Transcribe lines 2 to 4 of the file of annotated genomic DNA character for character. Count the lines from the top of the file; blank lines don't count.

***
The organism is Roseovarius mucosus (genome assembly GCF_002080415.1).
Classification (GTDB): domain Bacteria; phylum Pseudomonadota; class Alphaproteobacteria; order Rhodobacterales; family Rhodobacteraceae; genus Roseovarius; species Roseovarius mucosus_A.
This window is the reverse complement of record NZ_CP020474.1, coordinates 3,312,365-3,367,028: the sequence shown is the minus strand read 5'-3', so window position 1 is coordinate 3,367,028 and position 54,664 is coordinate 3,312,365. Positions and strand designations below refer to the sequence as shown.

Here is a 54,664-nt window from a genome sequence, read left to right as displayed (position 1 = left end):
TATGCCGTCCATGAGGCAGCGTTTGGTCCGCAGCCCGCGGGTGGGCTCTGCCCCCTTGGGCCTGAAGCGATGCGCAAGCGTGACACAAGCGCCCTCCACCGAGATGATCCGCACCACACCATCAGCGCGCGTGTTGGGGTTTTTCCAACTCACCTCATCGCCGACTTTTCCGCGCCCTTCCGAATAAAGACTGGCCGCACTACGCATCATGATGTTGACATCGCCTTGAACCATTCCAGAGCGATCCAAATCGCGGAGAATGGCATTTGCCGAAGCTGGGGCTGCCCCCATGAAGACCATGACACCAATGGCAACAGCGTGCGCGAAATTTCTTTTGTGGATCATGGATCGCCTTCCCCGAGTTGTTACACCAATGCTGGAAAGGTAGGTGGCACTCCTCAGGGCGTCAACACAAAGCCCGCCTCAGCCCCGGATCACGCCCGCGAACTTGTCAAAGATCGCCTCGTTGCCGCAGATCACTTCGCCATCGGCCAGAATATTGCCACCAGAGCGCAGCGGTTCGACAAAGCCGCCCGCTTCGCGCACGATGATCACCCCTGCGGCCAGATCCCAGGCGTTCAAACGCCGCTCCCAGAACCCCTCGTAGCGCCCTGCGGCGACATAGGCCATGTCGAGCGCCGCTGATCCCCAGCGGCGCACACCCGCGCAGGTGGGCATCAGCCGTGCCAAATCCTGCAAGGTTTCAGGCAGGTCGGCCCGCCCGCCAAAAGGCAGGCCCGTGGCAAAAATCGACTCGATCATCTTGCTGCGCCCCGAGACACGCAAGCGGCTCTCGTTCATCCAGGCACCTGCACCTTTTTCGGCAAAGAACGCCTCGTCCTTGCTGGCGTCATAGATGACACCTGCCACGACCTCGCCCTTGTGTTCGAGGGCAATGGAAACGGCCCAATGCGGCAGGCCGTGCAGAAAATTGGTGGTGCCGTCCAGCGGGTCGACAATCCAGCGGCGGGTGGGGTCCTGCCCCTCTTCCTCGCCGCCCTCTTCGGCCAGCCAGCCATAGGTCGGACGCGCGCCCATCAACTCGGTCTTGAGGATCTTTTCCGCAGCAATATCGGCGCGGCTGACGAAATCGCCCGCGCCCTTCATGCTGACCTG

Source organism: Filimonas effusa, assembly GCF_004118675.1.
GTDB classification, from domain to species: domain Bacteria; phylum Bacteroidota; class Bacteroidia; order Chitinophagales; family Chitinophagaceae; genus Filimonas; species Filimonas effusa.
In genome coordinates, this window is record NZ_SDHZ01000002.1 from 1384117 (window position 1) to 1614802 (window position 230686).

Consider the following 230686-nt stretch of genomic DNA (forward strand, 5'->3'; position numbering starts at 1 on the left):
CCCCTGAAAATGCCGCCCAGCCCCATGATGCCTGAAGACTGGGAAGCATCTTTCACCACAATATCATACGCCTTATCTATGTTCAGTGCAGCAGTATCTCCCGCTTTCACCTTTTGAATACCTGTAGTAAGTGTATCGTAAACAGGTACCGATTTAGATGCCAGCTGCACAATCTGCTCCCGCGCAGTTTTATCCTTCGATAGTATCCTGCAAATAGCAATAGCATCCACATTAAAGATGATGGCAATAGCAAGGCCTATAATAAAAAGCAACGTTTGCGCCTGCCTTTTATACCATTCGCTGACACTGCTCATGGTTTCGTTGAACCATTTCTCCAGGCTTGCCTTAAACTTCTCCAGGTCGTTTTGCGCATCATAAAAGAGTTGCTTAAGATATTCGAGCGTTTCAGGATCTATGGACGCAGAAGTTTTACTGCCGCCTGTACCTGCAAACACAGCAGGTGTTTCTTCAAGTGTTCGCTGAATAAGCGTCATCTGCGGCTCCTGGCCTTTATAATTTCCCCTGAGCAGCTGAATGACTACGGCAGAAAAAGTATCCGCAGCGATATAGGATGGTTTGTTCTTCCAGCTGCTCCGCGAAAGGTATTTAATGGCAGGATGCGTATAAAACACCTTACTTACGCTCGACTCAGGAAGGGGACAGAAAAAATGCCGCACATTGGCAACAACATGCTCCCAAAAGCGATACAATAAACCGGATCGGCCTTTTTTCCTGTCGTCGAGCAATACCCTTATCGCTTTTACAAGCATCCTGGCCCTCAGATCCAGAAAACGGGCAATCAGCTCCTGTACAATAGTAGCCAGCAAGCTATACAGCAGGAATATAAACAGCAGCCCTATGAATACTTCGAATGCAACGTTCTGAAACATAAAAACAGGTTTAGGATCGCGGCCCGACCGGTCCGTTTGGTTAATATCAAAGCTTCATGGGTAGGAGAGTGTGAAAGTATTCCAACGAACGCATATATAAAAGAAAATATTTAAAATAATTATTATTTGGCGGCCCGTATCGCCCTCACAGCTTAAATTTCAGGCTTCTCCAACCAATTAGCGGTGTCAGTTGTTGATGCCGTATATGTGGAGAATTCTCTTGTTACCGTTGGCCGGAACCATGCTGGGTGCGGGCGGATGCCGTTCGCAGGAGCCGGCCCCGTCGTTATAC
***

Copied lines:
Classification (GTDB): domain Bacteria; phylum Pseudomonadota; class Alphaproteobacteria; order Rhodobacterales; family Rhodobacteraceae; genus Roseovarius; species Roseovarius mucosus_A.
This window is the reverse complement of record NZ_CP020474.1, coordinates 3,312,365-3,367,028: the sequence shown is the minus strand read 5'-3', so window position 1 is coordinate 3,367,028 and position 54,664 is coordinate 3,312,365. Positions and strand designations below refer to the sequence as shown.

Here is a 54,664-nt window from a genome sequence, read left to right as displayed (position 1 = left end):